Survey finds women concerned about safety on campus

By Joao Vitor Bonanoni/ Staff Writer

According to a survey of women at Missouri Valley College, 62% feel that MoVal should be doing more to protect female students on campus.

The Delta collected answers from 107 female students that live both on and off campus through an anonymous survey. The survey consisted of 13 questions about how students feel regarding women’s safety at Missouri Valley College. 

Approximately 25% of the participants answered that they don’t feel safe walking around campus at night, and 52% sometimes responded they feel safe.  

Chané Higgo, a Sophomore, said the college should provide more security and public safety patrolling in the evenings. 

“I feel very uncomfortable walking alone at night on campus, especially since campus already does not have a lot of lights on during the night,” Higgo said. “You never know if someone might be watching or waiting for you.”

“At night I notice that I am more aware of my surroundings and I walk back to my room a little faster,” said Junior student Yoni Van Cleemput. “Definitely, now that there have been robbings close to campus.”

Cleemput also mentioned the idea of campus security having better patrols during campus as a way to increase safety. 

William McMellen, Director of the Department of Public Safety, said that the department is having issues with short staff during this semester. 

“That’s my biggest problem right now. It’s my staffing,” McMellen said. “If we had the staffing, it would be a lot better.”

McMellen commented that the Campus Safety Department is working to find more officers, however, the department is having a hard time finding professionals available for the position. When commenting about students’ apprehension to walk at night, McMellen said that public safety officers are more than willing to accompany students, give them rides or attend to any concern that they may have.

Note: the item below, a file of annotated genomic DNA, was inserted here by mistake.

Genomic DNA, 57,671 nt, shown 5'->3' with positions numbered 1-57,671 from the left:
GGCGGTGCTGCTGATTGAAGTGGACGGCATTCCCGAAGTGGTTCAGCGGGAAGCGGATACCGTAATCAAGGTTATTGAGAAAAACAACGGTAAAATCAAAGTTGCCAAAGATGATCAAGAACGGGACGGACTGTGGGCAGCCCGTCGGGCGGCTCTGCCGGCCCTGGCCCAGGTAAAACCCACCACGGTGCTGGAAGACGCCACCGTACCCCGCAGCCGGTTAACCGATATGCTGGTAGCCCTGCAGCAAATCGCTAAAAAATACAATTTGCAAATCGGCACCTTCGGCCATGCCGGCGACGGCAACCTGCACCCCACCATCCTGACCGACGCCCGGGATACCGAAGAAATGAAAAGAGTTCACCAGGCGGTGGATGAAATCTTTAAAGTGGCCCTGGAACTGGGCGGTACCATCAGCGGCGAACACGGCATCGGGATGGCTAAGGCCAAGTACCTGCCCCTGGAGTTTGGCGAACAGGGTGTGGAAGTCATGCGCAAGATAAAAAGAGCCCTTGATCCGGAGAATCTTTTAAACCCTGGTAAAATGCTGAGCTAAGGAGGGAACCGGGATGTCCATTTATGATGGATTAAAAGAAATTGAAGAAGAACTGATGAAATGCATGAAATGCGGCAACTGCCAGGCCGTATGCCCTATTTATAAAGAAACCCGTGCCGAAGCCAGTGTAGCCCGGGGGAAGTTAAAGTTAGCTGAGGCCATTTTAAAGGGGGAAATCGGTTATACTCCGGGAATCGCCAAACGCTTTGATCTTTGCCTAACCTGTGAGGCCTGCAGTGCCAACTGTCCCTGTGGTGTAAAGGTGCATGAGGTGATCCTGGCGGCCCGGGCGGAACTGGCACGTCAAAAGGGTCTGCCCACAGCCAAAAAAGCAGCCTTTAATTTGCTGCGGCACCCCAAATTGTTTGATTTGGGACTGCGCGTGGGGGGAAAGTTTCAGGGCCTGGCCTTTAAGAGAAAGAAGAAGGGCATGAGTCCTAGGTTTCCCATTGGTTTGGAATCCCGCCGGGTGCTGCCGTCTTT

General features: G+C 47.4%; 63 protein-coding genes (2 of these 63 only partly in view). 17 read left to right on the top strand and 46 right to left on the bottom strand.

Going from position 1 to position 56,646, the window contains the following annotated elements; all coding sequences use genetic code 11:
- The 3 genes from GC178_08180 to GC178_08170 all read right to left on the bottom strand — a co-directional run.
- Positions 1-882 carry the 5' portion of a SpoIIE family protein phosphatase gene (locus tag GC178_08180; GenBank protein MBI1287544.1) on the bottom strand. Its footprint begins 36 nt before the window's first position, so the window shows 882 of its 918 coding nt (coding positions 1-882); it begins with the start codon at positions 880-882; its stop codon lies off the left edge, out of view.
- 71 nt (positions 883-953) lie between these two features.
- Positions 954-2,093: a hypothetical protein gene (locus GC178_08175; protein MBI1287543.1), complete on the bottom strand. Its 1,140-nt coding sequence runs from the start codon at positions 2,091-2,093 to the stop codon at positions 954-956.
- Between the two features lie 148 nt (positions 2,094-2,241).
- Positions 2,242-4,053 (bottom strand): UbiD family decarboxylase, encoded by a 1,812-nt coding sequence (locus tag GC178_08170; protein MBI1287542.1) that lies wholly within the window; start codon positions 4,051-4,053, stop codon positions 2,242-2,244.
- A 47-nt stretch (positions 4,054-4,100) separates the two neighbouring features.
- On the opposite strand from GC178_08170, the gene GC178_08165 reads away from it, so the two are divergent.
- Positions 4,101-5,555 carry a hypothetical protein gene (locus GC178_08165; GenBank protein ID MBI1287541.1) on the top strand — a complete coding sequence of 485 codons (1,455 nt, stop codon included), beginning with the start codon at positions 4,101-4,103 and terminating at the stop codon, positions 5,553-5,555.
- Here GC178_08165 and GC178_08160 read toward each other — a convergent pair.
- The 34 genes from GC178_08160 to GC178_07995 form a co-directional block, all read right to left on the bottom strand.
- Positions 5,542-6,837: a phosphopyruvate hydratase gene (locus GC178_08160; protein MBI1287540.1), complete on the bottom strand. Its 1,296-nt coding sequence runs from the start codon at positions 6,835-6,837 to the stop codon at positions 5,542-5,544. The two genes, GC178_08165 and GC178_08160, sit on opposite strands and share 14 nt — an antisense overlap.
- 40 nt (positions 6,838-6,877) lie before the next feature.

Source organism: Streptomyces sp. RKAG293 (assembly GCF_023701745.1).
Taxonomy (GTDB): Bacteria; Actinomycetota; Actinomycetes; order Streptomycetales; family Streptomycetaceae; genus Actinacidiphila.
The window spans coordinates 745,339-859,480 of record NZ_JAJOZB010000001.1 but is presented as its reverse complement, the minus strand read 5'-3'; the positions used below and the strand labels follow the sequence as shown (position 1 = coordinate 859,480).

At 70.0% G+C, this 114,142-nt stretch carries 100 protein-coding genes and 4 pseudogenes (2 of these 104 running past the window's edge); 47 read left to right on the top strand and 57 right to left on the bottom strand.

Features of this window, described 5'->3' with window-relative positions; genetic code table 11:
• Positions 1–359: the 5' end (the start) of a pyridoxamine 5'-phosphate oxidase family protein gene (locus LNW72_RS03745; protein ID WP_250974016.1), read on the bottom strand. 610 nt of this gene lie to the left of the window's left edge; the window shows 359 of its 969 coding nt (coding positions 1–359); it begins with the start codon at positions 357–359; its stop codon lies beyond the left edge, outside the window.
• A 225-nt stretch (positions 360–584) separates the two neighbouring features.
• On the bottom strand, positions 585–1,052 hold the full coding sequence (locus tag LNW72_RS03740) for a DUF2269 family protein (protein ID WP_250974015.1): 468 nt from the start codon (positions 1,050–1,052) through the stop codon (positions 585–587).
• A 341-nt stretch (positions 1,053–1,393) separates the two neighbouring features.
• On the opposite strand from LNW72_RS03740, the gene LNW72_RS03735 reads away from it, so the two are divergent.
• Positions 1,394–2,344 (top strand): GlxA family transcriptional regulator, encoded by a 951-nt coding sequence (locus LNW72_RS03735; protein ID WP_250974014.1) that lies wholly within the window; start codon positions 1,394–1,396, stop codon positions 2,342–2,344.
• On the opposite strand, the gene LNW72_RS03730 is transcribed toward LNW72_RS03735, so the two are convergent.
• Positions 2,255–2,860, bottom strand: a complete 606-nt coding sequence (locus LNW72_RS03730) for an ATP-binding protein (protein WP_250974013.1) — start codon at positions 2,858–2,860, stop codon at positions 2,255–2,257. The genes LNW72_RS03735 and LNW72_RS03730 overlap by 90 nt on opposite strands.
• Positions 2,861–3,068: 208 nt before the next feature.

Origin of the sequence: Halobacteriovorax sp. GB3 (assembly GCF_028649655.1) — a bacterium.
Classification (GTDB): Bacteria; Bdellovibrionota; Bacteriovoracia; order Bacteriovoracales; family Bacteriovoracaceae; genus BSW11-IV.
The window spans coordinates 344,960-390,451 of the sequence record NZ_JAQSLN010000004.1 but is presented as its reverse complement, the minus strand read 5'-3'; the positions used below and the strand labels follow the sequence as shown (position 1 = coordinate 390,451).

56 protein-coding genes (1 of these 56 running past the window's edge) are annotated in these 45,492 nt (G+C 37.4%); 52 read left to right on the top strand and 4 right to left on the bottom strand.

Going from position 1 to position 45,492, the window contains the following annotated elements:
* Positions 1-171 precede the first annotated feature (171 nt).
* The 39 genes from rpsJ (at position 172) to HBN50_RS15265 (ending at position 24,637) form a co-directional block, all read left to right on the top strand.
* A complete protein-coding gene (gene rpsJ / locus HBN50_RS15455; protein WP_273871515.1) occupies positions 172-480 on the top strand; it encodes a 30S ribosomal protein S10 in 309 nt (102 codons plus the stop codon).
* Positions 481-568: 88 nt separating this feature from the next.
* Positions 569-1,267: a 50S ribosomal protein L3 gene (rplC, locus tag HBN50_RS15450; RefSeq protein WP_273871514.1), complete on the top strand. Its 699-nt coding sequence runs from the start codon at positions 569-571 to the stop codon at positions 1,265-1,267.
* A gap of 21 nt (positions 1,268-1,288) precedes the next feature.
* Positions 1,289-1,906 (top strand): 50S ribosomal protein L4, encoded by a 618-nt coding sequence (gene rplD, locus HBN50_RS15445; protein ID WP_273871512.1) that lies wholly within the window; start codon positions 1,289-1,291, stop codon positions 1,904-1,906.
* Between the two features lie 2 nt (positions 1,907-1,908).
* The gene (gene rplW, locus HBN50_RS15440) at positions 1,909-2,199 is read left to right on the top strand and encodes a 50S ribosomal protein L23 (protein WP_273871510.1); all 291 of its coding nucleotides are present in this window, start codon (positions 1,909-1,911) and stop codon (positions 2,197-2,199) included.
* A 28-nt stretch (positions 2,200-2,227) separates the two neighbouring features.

Despite the efforts of campus safety, nearly 30% of female students surveyed by the Delta said they have already experienced an incident that directly affected them and made them feel unsafe on campus, however, only 16% of them reported it. The reasons behind this low number of reports are often related to fear of reprisal, belief in it being a personal matter, fear to get the aggressor in trouble, or fear to report the incident to a male officer.  

National statistics also show the low number of sexual violence reports on campuses around the United States. RAINN (Rape, Abuse & Incest National Network) published that college-age victims often do not report to law enforcement, and only 20% of female student victims, aged 18-24, report sexual violence incidents.

McMellen said that students should be comfortable to come and report incidents by the Public Safety Department at Malcolm Center. 

“Don’t be afraid of reporting something,” McMellen said. “That’s how we stop this stuff.” Together with that, Public Safety Department counts on the support of Teresa Ceselski, Director of the Counseling Center. Ceselski is open to talking with students who feel more comfortable talking with a woman when reporting an incident. 

The survey also collected students’ suggestions about what the college should do to increase female students’ safety on campus. Most of the comments were related to better lighting around campus, better security in dorm doors, the setup of safety buttons to facilitate contact with campus security, and the installation of cameras in buildings and outside areas around campus. 

“I am totally open to having more cameras on campus,” McMellen said. “We have talked about it; there are a lot of people that are for it. It’s just the finance part that is a problem.” 

The head of the campus safety department also shared that it is vital for students to come and share their opinion and suggestions. 

“I am here to protect you and make sure you feel safe,” McMellen said. “Any suggestions would help with that.”

Students who desire to report or contact Public Safety Department for suggestions can call the phone at (660) 815-0111 or email directly at 

“Don’t be afraid to come and talk to us,” McMellen said. “We want to know these things so we can make it better.”

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